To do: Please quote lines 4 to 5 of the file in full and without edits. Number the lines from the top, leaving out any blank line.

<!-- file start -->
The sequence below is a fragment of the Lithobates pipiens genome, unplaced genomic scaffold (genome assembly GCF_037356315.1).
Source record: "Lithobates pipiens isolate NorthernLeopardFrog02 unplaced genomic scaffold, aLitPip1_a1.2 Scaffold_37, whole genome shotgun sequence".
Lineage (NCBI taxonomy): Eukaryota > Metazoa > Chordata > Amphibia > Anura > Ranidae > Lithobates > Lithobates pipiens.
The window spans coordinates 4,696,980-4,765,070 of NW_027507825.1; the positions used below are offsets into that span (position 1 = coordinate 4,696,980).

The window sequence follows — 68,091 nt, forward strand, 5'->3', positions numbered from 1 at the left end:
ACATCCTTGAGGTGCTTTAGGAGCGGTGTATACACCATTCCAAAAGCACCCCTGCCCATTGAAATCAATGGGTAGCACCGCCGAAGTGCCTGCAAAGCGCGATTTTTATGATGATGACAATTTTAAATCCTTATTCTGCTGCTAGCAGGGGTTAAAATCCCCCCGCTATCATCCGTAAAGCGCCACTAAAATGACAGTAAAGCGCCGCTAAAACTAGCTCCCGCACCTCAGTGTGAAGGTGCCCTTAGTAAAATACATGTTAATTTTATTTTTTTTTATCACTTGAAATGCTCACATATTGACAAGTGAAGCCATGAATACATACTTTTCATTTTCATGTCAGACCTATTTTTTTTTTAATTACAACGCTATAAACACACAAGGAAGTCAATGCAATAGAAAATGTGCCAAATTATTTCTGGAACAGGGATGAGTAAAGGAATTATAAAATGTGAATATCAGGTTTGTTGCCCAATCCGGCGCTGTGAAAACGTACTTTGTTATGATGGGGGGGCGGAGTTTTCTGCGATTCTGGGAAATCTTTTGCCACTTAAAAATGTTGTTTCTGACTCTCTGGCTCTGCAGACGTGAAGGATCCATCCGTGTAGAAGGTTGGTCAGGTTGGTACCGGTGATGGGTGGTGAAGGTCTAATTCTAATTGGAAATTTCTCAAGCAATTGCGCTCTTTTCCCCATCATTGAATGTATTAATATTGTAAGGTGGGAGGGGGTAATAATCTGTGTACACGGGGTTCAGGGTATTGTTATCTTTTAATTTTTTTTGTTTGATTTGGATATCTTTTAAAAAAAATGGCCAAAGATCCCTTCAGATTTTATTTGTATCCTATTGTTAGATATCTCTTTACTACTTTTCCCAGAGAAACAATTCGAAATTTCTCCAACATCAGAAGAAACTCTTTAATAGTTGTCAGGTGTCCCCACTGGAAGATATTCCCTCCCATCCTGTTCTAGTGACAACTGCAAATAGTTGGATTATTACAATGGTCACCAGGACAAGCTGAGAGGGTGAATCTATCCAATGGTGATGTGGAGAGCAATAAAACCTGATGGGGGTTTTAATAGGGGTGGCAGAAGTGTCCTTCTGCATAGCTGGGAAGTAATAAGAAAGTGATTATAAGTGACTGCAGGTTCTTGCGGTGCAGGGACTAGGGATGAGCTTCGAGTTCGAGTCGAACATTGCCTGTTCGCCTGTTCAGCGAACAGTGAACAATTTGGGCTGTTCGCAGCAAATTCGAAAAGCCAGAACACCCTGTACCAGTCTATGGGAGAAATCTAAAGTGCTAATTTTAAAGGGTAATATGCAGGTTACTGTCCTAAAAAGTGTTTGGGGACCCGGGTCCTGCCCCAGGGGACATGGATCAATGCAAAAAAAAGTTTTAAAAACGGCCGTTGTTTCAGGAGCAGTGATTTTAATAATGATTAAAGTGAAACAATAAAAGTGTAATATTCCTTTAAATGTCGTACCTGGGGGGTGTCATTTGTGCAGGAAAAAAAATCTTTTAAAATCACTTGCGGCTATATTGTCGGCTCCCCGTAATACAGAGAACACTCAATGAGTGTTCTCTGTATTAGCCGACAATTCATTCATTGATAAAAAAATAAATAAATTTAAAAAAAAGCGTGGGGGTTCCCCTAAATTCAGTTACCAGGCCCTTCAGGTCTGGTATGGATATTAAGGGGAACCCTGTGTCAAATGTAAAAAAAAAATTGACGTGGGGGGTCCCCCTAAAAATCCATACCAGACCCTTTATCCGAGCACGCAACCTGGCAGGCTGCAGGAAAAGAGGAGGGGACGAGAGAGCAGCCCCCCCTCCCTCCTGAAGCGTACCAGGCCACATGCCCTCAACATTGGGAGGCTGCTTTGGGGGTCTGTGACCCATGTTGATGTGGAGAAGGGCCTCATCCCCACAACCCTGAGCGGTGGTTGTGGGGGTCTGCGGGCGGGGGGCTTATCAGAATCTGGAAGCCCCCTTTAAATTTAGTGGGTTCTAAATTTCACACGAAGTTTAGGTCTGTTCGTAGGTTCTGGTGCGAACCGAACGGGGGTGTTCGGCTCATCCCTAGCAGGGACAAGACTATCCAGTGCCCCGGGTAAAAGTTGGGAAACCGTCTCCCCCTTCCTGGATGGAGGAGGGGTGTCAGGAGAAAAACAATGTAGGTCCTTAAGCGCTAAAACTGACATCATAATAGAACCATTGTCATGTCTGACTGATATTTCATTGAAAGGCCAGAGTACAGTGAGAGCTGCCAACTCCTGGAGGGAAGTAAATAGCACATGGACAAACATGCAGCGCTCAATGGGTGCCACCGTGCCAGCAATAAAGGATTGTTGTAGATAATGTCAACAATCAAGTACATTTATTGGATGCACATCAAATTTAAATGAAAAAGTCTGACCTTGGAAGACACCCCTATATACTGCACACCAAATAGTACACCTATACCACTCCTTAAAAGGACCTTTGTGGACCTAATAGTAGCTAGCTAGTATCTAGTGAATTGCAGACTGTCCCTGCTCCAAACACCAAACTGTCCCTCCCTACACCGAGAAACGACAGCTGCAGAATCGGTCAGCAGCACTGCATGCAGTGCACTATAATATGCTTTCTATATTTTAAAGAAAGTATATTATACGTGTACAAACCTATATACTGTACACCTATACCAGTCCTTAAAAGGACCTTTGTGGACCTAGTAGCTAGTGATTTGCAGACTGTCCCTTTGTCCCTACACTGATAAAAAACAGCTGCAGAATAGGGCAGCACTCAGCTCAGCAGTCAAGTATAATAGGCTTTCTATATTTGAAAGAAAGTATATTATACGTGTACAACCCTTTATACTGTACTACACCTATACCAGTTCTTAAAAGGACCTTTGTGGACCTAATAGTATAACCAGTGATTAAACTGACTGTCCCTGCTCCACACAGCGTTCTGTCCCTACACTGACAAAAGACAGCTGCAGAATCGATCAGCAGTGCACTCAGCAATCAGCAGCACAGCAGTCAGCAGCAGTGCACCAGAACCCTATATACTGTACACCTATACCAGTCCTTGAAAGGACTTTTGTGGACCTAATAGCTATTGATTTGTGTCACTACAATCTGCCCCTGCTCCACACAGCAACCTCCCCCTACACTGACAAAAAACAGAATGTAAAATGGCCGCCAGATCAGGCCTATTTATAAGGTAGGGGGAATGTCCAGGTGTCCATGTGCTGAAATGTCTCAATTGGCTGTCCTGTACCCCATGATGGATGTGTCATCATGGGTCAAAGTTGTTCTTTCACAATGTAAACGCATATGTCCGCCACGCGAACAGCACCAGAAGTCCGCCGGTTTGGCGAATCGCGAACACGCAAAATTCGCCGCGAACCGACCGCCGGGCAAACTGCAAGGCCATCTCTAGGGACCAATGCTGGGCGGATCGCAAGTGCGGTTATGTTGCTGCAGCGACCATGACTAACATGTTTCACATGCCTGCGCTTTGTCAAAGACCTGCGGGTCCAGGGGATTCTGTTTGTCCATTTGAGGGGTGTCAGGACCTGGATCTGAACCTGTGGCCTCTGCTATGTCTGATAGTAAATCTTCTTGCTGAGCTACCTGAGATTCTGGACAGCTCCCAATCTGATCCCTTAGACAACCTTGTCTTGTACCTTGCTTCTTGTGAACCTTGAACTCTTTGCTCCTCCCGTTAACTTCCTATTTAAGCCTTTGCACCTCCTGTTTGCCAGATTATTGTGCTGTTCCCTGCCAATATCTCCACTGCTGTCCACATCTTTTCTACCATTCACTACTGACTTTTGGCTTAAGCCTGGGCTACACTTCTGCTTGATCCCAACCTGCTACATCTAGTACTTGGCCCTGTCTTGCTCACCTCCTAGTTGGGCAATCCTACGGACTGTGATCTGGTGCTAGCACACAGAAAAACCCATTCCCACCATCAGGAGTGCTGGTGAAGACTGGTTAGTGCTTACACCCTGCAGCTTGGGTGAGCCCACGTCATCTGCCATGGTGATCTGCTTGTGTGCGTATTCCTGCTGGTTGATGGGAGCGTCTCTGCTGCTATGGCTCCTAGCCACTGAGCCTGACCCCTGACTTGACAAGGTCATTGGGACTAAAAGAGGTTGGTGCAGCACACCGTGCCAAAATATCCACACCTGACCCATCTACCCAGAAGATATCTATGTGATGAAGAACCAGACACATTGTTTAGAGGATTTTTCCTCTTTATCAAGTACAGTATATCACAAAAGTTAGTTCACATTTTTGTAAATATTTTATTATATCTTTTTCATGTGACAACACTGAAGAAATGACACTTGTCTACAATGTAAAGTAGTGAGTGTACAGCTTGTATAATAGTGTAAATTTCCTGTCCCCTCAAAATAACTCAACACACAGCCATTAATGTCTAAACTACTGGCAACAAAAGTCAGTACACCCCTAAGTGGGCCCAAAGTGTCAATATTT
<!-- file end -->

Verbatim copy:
The window spans coordinates 4,696,980-4,765,070 of NW_027507825.1; the positions used below are offsets into that span (position 1 = coordinate 4,696,980).

The window sequence follows — 68,091 nt, forward strand, 5'->3', positions numbered from 1 at the left end: